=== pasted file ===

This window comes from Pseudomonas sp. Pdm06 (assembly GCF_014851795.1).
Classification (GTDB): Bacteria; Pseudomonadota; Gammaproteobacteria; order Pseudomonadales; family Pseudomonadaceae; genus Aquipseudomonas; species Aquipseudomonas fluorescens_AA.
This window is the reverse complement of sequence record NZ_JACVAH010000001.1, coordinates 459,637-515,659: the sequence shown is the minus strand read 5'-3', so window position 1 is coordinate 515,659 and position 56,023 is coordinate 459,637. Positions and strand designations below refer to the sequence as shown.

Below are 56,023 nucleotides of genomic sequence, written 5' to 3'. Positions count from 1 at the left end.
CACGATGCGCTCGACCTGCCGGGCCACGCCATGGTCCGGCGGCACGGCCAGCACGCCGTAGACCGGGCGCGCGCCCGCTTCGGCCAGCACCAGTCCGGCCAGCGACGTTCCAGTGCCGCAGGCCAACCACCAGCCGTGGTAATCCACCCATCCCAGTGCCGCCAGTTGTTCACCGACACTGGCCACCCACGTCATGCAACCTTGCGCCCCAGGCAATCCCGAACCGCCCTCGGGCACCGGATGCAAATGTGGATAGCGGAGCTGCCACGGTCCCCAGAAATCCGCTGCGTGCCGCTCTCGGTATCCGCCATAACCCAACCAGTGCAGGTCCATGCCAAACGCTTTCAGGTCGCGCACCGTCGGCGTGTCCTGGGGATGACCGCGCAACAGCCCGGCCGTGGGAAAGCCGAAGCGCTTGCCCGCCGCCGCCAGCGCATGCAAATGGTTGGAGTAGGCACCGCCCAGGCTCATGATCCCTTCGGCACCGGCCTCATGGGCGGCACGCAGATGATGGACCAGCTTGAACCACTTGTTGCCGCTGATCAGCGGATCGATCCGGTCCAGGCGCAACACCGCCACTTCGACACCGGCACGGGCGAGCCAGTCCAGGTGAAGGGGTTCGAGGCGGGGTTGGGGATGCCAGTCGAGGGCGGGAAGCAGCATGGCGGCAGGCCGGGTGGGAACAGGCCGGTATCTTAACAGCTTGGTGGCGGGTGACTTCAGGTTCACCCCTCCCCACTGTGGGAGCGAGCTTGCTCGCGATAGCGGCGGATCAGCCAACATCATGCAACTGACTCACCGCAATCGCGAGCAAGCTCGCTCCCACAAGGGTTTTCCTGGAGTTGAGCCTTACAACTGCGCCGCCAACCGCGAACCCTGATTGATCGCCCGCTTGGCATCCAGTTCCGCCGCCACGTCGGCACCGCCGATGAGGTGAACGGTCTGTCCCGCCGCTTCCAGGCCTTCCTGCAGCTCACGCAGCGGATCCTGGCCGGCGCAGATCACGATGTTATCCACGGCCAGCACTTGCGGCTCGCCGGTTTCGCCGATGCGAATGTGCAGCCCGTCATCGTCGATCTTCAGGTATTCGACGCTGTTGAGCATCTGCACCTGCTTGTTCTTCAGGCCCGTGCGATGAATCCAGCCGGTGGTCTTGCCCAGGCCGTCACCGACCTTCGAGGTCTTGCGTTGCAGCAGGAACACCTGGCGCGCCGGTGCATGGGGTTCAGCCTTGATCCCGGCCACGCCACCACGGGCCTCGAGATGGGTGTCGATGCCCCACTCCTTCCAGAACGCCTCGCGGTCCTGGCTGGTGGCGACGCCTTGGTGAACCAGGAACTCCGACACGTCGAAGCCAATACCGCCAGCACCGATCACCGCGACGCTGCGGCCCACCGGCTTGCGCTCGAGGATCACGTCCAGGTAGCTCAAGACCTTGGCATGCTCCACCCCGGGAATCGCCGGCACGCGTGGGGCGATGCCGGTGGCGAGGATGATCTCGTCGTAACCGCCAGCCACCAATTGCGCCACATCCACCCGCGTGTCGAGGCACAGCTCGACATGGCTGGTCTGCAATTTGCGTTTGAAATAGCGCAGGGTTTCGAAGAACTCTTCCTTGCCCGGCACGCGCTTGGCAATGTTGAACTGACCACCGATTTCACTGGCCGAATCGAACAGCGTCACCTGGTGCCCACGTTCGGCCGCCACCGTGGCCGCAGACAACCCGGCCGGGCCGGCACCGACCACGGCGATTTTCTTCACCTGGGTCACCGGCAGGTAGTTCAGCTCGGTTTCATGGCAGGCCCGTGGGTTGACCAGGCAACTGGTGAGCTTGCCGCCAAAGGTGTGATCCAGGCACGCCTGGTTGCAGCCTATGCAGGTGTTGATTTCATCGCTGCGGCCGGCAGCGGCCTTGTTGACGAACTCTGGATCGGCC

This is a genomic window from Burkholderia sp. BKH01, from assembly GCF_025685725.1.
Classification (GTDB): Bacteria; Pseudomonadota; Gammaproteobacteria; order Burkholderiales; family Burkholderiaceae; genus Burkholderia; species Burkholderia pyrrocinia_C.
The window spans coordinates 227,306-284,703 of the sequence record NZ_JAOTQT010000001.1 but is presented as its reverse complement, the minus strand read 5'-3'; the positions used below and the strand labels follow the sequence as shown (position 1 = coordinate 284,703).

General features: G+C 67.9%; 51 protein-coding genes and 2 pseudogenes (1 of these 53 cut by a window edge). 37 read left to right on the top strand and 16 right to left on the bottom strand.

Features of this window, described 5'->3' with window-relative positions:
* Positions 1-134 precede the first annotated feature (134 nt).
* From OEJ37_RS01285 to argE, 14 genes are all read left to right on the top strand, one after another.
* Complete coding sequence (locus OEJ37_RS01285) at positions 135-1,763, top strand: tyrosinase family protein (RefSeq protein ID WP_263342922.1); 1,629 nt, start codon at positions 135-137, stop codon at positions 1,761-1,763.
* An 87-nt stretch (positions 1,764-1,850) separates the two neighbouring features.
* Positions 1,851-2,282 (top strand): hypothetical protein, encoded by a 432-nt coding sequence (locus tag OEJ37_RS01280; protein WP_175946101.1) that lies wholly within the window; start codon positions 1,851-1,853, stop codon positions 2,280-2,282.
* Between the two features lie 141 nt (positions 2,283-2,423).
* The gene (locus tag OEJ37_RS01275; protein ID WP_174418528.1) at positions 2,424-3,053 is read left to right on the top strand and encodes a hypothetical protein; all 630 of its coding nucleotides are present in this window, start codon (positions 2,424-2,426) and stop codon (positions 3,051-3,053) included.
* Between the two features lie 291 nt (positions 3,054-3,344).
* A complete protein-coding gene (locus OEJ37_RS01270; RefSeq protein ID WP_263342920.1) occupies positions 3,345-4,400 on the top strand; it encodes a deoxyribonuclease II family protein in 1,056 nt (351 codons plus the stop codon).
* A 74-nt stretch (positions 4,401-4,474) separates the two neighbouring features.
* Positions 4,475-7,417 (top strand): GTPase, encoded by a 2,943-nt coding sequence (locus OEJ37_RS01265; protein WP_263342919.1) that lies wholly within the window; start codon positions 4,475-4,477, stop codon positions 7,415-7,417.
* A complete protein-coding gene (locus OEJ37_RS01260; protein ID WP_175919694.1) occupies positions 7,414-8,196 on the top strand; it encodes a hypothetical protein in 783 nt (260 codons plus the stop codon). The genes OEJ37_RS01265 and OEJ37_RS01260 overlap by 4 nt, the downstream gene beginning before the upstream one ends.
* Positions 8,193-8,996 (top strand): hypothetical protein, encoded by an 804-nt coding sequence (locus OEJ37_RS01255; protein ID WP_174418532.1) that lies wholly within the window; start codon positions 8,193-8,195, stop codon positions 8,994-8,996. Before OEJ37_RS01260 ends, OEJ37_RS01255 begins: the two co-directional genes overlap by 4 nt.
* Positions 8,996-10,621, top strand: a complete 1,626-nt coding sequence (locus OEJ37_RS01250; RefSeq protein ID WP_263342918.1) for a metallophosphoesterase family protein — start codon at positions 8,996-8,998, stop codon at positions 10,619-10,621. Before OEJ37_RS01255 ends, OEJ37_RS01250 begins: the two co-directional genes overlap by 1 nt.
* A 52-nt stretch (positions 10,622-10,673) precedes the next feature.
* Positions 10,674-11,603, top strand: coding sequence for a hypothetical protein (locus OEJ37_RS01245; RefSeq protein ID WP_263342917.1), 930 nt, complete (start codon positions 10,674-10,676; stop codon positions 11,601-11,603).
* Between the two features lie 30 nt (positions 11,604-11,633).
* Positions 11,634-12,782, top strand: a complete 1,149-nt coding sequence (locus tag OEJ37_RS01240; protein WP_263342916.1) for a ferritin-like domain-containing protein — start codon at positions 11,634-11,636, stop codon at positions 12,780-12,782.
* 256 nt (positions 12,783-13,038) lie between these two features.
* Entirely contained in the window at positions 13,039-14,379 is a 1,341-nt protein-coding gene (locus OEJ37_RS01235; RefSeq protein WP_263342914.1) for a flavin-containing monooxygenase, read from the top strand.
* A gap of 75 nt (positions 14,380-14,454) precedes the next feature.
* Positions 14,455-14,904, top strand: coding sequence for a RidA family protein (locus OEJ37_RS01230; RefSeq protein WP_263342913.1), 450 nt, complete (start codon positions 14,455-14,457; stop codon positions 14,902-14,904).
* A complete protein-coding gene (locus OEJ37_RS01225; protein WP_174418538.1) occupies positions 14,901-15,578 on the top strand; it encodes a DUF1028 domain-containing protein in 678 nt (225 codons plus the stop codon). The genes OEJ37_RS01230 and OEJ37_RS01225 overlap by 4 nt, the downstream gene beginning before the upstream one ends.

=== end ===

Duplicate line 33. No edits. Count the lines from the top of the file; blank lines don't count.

* A complete protein-coding gene (locus OEJ37_RS01225; protein WP_174418538.1) occupies positions 14,901-15,578 on the top strand; it encodes a DUF1028 domain-containing protein in 678 nt (225 codons plus the stop codon). The genes OEJ37_RS01230 and OEJ37_RS01225 overlap by 4 nt, the downstream gene beginning before the upstream one ends.